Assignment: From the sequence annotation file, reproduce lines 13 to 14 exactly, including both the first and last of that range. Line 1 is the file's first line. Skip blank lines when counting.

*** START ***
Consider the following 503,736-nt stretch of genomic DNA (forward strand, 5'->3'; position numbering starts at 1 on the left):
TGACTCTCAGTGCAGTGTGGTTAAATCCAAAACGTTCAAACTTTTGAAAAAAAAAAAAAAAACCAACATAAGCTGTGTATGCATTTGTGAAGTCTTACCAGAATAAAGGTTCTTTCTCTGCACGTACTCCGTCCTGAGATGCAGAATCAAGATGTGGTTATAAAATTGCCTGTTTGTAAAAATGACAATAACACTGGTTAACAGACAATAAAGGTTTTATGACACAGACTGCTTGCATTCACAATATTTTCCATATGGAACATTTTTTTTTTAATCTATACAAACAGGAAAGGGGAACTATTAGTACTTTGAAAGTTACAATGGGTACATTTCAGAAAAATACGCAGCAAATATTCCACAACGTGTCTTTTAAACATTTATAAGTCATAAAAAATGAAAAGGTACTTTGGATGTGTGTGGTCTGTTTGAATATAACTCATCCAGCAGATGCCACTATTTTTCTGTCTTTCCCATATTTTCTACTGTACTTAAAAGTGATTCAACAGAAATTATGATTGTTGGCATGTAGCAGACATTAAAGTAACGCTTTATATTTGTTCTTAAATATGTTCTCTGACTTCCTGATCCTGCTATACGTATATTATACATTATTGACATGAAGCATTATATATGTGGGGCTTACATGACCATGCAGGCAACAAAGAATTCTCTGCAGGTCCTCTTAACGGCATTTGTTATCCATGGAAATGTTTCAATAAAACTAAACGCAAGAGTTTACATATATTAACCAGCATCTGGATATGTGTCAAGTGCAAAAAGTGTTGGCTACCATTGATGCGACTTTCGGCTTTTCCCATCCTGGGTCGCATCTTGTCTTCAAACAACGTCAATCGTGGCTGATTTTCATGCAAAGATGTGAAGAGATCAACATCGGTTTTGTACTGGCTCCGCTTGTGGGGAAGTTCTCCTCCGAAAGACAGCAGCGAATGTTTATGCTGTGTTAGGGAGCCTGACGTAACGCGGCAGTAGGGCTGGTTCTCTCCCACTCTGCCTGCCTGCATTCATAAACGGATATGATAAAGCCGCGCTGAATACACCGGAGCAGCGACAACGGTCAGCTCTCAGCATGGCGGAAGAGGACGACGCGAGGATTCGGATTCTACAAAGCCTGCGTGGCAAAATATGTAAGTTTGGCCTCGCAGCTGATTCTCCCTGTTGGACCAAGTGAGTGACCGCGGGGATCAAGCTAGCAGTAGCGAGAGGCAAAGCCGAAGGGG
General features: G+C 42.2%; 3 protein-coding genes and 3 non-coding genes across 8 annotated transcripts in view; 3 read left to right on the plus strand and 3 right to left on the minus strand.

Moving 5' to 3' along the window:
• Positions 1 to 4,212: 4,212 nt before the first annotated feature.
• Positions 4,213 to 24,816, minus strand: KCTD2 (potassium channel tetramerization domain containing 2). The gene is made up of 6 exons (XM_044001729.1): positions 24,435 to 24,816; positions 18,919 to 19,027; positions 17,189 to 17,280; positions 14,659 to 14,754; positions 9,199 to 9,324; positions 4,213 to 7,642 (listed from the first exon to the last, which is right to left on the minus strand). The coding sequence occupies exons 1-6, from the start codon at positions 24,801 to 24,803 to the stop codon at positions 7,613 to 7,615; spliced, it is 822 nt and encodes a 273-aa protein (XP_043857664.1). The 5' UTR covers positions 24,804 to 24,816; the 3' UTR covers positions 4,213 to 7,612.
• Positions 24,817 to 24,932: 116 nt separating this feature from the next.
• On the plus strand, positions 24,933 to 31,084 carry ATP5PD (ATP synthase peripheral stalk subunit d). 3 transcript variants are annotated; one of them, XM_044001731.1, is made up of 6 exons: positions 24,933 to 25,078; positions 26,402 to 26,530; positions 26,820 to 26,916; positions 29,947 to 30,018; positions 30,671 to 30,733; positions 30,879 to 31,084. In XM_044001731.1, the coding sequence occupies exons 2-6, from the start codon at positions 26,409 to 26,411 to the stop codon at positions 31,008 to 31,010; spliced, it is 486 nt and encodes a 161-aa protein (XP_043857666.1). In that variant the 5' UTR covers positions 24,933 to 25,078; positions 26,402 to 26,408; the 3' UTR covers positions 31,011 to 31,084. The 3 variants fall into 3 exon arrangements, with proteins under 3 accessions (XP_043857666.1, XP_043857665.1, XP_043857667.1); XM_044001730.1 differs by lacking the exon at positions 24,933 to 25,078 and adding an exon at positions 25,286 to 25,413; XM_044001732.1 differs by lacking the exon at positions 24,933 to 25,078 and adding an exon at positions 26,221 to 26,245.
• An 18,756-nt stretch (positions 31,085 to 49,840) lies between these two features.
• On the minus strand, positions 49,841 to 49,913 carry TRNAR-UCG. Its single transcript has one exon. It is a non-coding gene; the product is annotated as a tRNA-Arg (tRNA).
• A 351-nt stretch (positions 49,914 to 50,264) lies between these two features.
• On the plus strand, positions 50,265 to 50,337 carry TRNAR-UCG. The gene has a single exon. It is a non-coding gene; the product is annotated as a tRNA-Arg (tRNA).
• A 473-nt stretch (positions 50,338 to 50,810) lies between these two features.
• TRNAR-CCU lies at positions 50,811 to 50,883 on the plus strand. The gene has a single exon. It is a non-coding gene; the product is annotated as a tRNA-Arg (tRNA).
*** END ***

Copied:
• A 473-nt stretch (positions 50,338 to 50,810) lies between these two features.
• TRNAR-CCU lies at positions 50,811 to 50,883 on the plus strand. The gene has a single exon. It is a non-coding gene; the product is annotated as a tRNA-Arg (tRNA).